'I'm Always on Ecstasy': Gunman Testifies in Welcome to Sweetie Pie's Trial

Texts and cell phone data corroborate testimony from yesterday's key witnesses

click to enlarge Tim Norman, left, is standing trial for a murder-for-hire plot, where Travell Hill (right) was the gunman. Hill already pleaded guilty to the charges. - MADISON COUNTY, MISSISSIPPI DETENTION CENTER/MISSOURI DOC
MADISON COUNTY, MISSISSIPPI DETENTION CENTER/MISSOURI DOC
Tim Norman, left, is standing trial for a murder-for-hire plot, where Travell Hill (right) was the gunman. Hill already pleaded guilty to the charges.

Two FBI agents took the stand this morning in the fourth day in the trial of Tim Norman, the former reality TV star accused of orchestrating the murder of his nephew Andre Montgomery to collect a life insurance policy he’d taken out on the 21-year-old.

Norman and Montgomery were co-stars on Welcome to Sweetie Pie’s, a reality show set in St. Louis that ran for nine seasons on the Oprah Winfrey network.

On March 14, 2016, Montgomery was gunned down outside a home recording studio on Natural Bridge Road. Four years later, police arrested Norman on charges of conspiracy to commit murder. Until that point, Norman had publicly played the part of grieving uncle.
click to enlarge The house on Natural Bridge outside of which Andre Montgomery was killed.
U.S. Attorney's Office
The house on Natural Bridge outside of which Andre Montgomery was killed.
This morning on the stand, FBI Agent Bastian Freund testified about location data pulled from three cell phones belonging to Norman. Two of the phones were registered to Norman and one had “no subscriber,” meaning it was a so-called burner phone.

The prosecution used the cell phone data to support yesterday’s testimony from Terica Ellis.

Ellis, an exotic dancer from Memphis, testified that she initially met both Montgomery and Norman while working as a stripper in East St. Louis. She told the jury that Norman paid her $10,000 to lure Montgomery to his death.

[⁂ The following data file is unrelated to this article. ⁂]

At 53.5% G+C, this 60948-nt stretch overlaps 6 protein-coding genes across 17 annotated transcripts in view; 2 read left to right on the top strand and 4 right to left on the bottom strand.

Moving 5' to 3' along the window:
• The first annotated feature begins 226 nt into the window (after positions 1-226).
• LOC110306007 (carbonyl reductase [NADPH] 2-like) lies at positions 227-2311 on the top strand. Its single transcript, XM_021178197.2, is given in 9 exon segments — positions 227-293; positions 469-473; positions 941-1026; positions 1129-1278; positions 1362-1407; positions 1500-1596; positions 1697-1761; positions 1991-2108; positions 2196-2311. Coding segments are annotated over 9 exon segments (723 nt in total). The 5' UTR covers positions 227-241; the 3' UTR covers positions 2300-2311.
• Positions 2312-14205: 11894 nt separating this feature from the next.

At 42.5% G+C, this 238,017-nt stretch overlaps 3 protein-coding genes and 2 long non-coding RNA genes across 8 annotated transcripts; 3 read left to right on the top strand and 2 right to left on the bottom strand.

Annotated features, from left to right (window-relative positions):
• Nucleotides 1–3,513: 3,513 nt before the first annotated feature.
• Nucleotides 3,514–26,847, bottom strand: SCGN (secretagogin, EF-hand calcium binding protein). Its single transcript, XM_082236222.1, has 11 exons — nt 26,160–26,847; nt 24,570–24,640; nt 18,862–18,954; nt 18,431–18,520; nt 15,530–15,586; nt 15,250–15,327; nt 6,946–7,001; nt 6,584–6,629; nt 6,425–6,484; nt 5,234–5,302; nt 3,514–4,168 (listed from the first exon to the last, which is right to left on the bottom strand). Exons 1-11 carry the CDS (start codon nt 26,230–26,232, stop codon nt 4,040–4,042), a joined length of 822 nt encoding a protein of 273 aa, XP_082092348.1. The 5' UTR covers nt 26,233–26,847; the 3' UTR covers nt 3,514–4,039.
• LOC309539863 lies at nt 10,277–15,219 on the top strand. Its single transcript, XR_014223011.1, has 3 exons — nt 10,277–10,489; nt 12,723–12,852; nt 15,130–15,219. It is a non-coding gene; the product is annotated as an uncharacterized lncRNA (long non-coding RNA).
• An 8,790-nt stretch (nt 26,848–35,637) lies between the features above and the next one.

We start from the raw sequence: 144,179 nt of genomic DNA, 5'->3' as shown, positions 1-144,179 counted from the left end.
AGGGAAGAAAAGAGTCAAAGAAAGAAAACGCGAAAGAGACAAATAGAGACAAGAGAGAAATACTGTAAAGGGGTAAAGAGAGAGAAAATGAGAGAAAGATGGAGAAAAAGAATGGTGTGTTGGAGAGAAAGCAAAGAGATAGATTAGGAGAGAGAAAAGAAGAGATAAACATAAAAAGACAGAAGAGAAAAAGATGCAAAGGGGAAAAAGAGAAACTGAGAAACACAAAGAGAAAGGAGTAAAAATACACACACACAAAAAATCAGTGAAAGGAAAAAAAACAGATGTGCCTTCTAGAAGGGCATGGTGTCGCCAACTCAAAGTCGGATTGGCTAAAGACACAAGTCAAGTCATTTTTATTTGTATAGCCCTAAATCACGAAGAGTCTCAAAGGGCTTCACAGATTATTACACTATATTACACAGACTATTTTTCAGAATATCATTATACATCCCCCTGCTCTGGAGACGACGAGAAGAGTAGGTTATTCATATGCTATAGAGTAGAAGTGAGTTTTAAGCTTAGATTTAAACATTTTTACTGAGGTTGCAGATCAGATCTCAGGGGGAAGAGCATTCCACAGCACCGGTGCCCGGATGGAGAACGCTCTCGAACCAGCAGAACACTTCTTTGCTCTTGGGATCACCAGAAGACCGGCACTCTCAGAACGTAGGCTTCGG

Text messages between Ellis and Norman, sent the morning before Montgomery’s death show Ellis meeting with Norman at Norman’s room in the Chase Park Plaza.

About an hour after meeting Norman in his hotel room, Ellis texted Montgomery, “What’s up trying to see you before I leave.”

Subsequent messages show Ellis and Montgomery planning a rendezvous.

“I’m here at da studio across from da fairground,” Andre texted.

click to enlarge Text messages between Andre Montgomery and Terica Ellis entered into evidence.
U.S. Attorney's Office
Text messages between Andre Montgomery and Terica Ellis entered into evidence.

The final text in the thread was sent around 7 p.m. when Montgomery texted Ellis an address on Natural Bridge Road, across from Fairground Park, the place where he would later be killed.

During his cross examination of Ellis, Norman's defense attorney Michael Leonard implied that she was lying in order to receive a lighter sentence after pleading guilty to her part in the alleged conspiracy.

This morning, a second FBI agent took the stand after Freund.

Agent Andrew Wood testified that Norman’s phone records indicated he called Travell Hill on the day of Montgomery’s death.

Yesterday Hill testified that Norman paid him $5,000 to shoot and kill Montgomery after Ellis lured Montgomery out of the recording studio.

Leonard attempted to damage Hill's credibility by getting him to concede he was on ecstasy at the time of the shooting.

Hill responded, "I'm always on ecstasy," according to the Post-Dispatch.

Prosecutor Gwendolyn Carroll previously alleged that Norman asked acquaintances to surveil Montgomery.

Today, Wood testified that on March 4, 2016, 10 days prior to his death, Montgomery traveled from Dallas to St. Louis. Two days later, a man named “Big Ed” texted Norman, who was living in Los Angeles, photos of Montgomery at Sweetie Pie’s in St. Louis.

click to enlarge Text messages between Andre Montgomery and Terica Ellis entered into evidence.
U.S. Attorney's Office
Text messages between Andre Montgomery and Terica Ellis entered into evidence.

On March 13, Norman flew from Los Angeles to St. Louis, landing at Lambert a little after midnight on March 14. Later that day, Montgomery was killed.

Earlier in the week, the jury heard testimony from employees of the various insurance companies Norman tried to use to take out policies on his nephew.

The insurance professionals said that many of the policy applications contained red flags, including the unusual dollar amounts being applied for. In one case, Norman tried to take out a $249,999 policy on Andre.

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or follow on Twitter at @RyanWKrull.

About The Author

Ryan Krull

Ryan Krull is a staff writer for the Riverfront Times. Find him on Twitter @ryanwkrull
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